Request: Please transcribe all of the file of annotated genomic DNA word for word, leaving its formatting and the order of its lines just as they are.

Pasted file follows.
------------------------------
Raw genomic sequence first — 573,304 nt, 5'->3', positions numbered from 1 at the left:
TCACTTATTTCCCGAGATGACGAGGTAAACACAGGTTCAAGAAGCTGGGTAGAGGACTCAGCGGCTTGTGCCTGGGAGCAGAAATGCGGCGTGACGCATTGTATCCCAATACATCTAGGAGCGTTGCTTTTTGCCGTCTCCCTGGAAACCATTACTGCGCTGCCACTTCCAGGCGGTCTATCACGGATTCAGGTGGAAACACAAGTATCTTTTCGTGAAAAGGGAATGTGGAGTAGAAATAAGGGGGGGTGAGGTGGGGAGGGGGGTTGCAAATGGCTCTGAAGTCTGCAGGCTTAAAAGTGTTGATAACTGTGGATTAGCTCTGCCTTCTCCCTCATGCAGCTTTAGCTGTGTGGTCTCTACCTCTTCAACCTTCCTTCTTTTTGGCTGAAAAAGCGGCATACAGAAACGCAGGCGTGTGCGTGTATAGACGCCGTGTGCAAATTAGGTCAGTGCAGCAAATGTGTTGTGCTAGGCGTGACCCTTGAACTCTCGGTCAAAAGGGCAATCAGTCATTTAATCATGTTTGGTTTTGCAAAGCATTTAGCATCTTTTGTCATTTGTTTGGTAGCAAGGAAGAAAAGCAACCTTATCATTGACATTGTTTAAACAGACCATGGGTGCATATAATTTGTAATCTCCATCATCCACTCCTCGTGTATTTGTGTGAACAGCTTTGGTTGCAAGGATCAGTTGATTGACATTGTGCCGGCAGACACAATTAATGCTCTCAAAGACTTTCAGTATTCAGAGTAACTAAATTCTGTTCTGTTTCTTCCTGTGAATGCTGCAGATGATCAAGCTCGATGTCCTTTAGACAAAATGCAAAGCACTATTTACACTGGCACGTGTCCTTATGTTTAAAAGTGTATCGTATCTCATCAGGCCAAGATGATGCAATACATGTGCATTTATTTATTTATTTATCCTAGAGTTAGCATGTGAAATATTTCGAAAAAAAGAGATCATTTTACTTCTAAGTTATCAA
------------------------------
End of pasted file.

Raw genomic sequence first — 573,304 nt, 5'->3', positions numbered from 1 at the left:
TCACTTATTTCCCGAGATGACGAGGTAAACACAGGTTCAAGAAGCTGGGTAGAGGACTCAGCGGCTTGTGCCTGGGAGCAGAAATGCGGCGTGACGCATTGTATCCCAATACATCTAGGAGCGTTGCTTTTTGCCGTCTCCCTGGAAACCATTACTGCGCTGCCACTTCCAGGCGGTCTATCACGGATTCAGGTGGAAACACAAGTATCTTTTCGTGAAAAGGGAATGTGGAGTAGAAATAAGGGGGGGTGAGGTGGGGAGGGGGGTTGCAAATGGCTCTGAAGTCTGCAGGCTTAAAAGTGTTGATAACTGTGGATTAGCTCTGCCTTCTCCCTCATGCAGCTTTAGCTGTGTGGTCTCTACCTCTTCAACCTTCCTTCTTTTTGGCTGAAAAAGCGGCATACAGAAACGCAGGCGTGTGCGTGTATAGACGCCGTGTGCAAATTAGGTCAGTGCAGCAAATGTGTTGTGCTAGGCGTGACCCTTGAACTCTCGGTCAAAAGGGCAATCAGTCATTTAATCATGTTTGGTTTTGCAAAGCATTTAGCATCTTTTGTCATTTGTTTGGTAGCAAGGAAGAAAAGCAACCTTATCATTGACATTGTTTAAACAGACCATGGGTGCATATAATTTGTAATCTCCATCATCCACTCCTCGTGTATTTGTGTGAACAGCTTTGGTTGCAAGGATCAGTTGATTGACATTGTGCCGGCAGACACAATTAATGCTCTCAAAGACTTTCAGTATTCAGAGTAACTAAATTCTGTTCTGTTTCTTCCTGTGAATGCTGCAGATGATCAAGCTCGATGTCCTTTAGACAAAATGCAAAGCACTATTTACACTGGCACGTGTCCTTATGTTTAAAAGTGTATCGTATCTCATCAGGCCAAGATGATGCAATACATGTGCATTTATTTATTTATTTATCCTAGAGTTAGCATGTGAAATATTTCGAAAAAAAGAGATCATTTTACTTCTAAGTTATCAA